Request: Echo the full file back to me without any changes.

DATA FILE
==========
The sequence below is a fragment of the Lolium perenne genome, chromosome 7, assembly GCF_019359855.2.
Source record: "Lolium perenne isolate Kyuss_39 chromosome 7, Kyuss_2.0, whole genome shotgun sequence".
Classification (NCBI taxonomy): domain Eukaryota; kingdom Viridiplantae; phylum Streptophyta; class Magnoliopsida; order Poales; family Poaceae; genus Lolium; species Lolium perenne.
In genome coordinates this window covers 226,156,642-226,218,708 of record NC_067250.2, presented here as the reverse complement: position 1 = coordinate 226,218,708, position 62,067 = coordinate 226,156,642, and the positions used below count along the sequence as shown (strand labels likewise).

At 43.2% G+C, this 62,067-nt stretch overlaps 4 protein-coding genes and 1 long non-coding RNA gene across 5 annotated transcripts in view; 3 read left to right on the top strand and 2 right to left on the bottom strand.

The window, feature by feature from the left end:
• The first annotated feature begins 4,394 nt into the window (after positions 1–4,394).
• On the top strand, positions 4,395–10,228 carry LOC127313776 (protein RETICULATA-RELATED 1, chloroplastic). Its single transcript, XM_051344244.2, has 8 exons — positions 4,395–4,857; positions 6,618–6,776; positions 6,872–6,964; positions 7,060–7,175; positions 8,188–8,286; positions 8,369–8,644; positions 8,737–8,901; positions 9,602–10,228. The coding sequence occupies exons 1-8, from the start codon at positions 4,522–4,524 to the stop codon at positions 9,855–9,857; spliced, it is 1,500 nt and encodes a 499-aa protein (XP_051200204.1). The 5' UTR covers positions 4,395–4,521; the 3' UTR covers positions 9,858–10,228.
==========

The sequence below is a fragment of the Lolium perenne genome, chromosome 7, assembly GCF_019359855.2.
Source record: "Lolium perenne isolate Kyuss_39 chromosome 7, Kyuss_2.0, whole genome shotgun sequence".
Classification (NCBI taxonomy): domain Eukaryota; kingdom Viridiplantae; phylum Streptophyta; class Magnoliopsida; order Poales; family Poaceae; genus Lolium; species Lolium perenne.
In genome coordinates this window covers 226,156,642-226,218,708 of record NC_067250.2, presented here as the reverse complement: position 1 = coordinate 226,218,708, position 62,067 = coordinate 226,156,642, and the positions used below count along the sequence as shown (strand labels likewise).

At 43.2% G+C, this 62,067-nt stretch overlaps 4 protein-coding genes and 1 long non-coding RNA gene across 5 annotated transcripts in view; 3 read left to right on the top strand and 2 right to left on the bottom strand.

The window, feature by feature from the left end:
• The first annotated feature begins 4,394 nt into the window (after positions 1–4,394).
• On the top strand, positions 4,395–10,228 carry LOC127313776 (protein RETICULATA-RELATED 1, chloroplastic). Its single transcript, XM_051344244.2, has 8 exons — positions 4,395–4,857; positions 6,618–6,776; positions 6,872–6,964; positions 7,060–7,175; positions 8,188–8,286; positions 8,369–8,644; positions 8,737–8,901; positions 9,602–10,228. The coding sequence occupies exons 1-8, from the start codon at positions 4,522–4,524 to the stop codon at positions 9,855–9,857; spliced, it is 1,500 nt and encodes a 499-aa protein (XP_051200204.1). The 5' UTR covers positions 4,395–4,521; the 3' UTR covers positions 9,858–10,228.